Overtime Rules Surface Again

Mar 13, 2019 | Human Resources

After waiting years for the U.S. Department of Labor (USDOL) to address the overtime rules, the agency has spoken.   On March 7, 2019, the USDOL released its proposed rule which. If adopted, would set the minimum salary threshold for white-collar exemptions at $679 per week.  The current salary threshold is $455 per week.

Exempt Status

Under the Fair Labors Standards Act (FLSA), unless exempt, employees must receive at least time and one-half their regular pay rate for all hours worked over 40 in a workweek. To be exempt, employees must meet the salary threshold and meet the job duties test defined by the regulations.

Employers are relieved that the DOL did not propose changes to the duties tests.  Changes to the tests would have required many employers to conduct an extensive review to determine exempt status for many employees.

Overtime Rule History

In May 2016, the USDOL released final rules to adjust the minimum salary threshold for white-collar exemptions from $455 per week to more than double at $913 per week.  The minimum threshold was set to become effective on December 1, 2016. It was scheduled to be updated every three years.

Employers across the country spent countless hours auditing positions and calculating the effects of the new rule.  Many implemented changes by either raising salaries to meet the requirements or changing certain positions from exempt to non-exempt, causing adjustments to employees’ schedules to curtail costs.

Just days before the December 1, 2016, effective date, a federal judge in Texas blocked the overtime rule from taking effect. Agreeing with arguments posed by concerned states and business groups, the judge issued a preliminary injunction preventing rules from being implemented on a nationwide basis.  In August 2017 the Texas court struck down the overtime rule.  Since then, employers have been waiting for a revised rule.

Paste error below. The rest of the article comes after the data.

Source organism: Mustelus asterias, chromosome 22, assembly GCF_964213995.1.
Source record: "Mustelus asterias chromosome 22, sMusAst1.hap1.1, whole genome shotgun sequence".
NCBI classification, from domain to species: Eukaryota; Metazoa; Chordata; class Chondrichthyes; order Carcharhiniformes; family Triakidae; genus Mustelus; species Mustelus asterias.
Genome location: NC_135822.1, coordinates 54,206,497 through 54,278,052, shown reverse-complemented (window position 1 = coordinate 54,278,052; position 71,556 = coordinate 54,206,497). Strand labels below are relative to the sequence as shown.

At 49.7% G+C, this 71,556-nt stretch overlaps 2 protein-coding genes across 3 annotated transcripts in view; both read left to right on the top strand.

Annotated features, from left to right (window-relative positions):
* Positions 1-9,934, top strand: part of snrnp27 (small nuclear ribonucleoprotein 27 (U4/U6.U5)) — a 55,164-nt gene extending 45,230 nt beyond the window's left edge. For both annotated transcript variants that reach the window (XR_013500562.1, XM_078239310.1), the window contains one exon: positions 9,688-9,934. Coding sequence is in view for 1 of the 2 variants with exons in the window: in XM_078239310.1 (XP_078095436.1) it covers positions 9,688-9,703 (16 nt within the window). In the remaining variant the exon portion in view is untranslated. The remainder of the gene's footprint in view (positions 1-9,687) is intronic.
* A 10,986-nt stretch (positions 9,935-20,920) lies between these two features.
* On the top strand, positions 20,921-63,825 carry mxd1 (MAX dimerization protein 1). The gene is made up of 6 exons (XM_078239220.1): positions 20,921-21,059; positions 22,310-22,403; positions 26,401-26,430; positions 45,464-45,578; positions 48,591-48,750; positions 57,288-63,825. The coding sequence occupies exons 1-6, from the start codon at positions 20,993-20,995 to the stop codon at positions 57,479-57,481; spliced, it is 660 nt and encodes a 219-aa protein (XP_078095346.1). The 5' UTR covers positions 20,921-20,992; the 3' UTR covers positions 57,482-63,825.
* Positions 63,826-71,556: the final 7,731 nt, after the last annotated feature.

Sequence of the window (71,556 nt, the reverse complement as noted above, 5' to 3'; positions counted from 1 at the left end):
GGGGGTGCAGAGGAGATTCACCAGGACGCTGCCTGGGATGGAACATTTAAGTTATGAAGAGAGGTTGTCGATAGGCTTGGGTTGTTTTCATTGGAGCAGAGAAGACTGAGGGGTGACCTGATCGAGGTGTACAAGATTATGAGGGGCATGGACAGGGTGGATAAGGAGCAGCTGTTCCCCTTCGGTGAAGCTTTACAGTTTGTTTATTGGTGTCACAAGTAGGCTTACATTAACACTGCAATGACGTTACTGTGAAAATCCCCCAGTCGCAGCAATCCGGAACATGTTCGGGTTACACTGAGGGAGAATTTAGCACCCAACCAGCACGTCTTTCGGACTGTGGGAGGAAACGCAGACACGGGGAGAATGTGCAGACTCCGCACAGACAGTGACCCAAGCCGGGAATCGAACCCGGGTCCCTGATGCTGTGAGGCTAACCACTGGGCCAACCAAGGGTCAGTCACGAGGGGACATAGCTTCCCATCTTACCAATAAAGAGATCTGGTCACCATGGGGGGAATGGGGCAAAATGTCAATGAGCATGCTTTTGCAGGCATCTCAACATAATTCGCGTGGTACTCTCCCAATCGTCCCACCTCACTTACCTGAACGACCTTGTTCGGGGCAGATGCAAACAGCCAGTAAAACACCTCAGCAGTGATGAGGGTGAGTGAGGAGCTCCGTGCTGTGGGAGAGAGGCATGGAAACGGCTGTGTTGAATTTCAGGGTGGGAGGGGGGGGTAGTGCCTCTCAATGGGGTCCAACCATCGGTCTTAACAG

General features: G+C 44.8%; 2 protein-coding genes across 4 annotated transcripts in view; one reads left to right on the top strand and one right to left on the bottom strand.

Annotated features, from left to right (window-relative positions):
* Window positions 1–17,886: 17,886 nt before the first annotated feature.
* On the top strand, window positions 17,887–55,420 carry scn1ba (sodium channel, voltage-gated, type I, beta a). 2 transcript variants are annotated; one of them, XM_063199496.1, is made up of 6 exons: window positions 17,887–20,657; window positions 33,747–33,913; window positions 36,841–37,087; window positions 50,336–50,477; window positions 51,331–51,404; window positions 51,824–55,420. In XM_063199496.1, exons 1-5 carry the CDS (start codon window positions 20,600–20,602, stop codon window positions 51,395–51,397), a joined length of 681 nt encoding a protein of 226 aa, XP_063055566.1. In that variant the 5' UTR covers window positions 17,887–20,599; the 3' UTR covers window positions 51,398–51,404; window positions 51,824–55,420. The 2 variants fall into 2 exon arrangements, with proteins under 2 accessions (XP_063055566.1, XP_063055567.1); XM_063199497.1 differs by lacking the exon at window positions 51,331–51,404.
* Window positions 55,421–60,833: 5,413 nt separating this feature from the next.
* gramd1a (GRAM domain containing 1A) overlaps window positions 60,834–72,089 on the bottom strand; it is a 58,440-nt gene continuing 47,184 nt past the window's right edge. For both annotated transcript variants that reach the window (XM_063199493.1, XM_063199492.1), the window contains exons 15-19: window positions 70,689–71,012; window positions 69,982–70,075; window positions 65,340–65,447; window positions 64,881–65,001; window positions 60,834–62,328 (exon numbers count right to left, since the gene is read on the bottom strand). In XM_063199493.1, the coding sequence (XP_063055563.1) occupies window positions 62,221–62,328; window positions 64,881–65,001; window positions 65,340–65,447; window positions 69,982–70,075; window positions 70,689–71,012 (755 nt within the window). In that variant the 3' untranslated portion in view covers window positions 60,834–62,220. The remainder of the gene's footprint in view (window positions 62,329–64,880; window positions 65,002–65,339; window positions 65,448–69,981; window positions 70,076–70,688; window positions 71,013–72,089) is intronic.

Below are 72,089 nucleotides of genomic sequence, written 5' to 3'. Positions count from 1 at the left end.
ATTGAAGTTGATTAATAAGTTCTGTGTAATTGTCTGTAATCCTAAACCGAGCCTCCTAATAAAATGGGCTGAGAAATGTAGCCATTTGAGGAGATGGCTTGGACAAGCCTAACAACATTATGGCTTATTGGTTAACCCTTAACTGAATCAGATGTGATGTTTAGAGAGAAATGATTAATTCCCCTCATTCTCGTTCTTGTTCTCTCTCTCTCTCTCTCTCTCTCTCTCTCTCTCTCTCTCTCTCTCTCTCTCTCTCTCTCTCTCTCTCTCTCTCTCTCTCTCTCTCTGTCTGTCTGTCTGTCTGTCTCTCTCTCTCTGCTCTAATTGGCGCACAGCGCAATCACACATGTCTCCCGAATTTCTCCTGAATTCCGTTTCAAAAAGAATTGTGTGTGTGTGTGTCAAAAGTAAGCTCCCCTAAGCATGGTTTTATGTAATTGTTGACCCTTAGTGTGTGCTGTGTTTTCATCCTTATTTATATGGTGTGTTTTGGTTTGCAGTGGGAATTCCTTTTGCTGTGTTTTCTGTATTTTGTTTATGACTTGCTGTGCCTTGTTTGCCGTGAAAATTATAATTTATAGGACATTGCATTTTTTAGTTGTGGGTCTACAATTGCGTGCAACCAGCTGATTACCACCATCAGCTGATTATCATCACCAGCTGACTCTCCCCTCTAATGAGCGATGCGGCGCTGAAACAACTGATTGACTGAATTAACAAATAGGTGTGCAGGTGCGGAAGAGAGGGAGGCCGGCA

Wait or Act Now?

The rule is proposed, and changes could occur before the rule is finalized. This is the first step in a lengthy process.

Employers should use this time to audit their exempt positions to determine if they qualify for the white-collar exemptions under the job duties regulations.  Even for employees who earn a high enough salary that they are unlikely to be impacted by the new rules, a duties-test review is a good exercise.

Have a plan in place and know which employees will be impacted by a change to the overtime rule.  Employers should determine if they will reclassify affected employees or increase wages.  When the final rules are published, you will be prepared.

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